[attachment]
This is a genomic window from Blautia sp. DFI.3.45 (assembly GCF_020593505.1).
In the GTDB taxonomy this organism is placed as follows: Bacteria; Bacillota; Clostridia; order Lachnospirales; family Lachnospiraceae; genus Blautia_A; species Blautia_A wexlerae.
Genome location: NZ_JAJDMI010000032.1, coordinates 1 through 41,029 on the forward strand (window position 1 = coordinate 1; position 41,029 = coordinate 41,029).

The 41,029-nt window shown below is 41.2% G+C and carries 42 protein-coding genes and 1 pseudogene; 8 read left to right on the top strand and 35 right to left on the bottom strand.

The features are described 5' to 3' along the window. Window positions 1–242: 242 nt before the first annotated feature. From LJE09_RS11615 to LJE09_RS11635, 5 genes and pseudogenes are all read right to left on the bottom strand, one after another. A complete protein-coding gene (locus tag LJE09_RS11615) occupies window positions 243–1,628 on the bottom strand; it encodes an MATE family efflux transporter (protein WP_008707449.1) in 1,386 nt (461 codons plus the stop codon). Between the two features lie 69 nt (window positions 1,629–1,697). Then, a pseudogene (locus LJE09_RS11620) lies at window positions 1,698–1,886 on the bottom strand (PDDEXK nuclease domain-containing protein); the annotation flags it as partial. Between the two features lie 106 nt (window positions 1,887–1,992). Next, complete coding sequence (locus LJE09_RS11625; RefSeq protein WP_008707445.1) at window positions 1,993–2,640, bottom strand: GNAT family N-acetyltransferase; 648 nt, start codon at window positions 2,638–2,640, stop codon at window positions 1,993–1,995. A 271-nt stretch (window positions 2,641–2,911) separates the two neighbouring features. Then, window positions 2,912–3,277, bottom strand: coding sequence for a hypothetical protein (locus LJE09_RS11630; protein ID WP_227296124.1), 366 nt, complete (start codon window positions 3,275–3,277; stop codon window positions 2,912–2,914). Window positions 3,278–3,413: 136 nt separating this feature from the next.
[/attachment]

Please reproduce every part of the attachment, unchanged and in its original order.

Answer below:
This is a genomic window from Blautia sp. DFI.3.45 (assembly GCF_020593505.1).
In the GTDB taxonomy this organism is placed as follows: Bacteria; Bacillota; Clostridia; order Lachnospirales; family Lachnospiraceae; genus Blautia_A; species Blautia_A wexlerae.
Genome location: NZ_JAJDMI010000032.1, coordinates 1 through 41,029 on the forward strand (window position 1 = coordinate 1; position 41,029 = coordinate 41,029).

The 41,029-nt window shown below is 41.2% G+C and carries 42 protein-coding genes and 1 pseudogene; 8 read left to right on the top strand and 35 right to left on the bottom strand.

The features are described 5' to 3' along the window. Window positions 1–242: 242 nt before the first annotated feature. From LJE09_RS11615 to LJE09_RS11635, 5 genes and pseudogenes are all read right to left on the bottom strand, one after another. A complete protein-coding gene (locus tag LJE09_RS11615) occupies window positions 243–1,628 on the bottom strand; it encodes an MATE family efflux transporter (protein WP_008707449.1) in 1,386 nt (461 codons plus the stop codon). Between the two features lie 69 nt (window positions 1,629–1,697). Then, a pseudogene (locus LJE09_RS11620) lies at window positions 1,698–1,886 on the bottom strand (PDDEXK nuclease domain-containing protein); the annotation flags it as partial. Between the two features lie 106 nt (window positions 1,887–1,992). Next, complete coding sequence (locus LJE09_RS11625; RefSeq protein WP_008707445.1) at window positions 1,993–2,640, bottom strand: GNAT family N-acetyltransferase; 648 nt, start codon at window positions 2,638–2,640, stop codon at window positions 1,993–1,995. A 271-nt stretch (window positions 2,641–2,911) separates the two neighbouring features. Then, window positions 2,912–3,277, bottom strand: coding sequence for a hypothetical protein (locus LJE09_RS11630; protein ID WP_227296124.1), 366 nt, complete (start codon window positions 3,275–3,277; stop codon window positions 2,912–2,914). Window positions 3,278–3,413: 136 nt separating this feature from the next.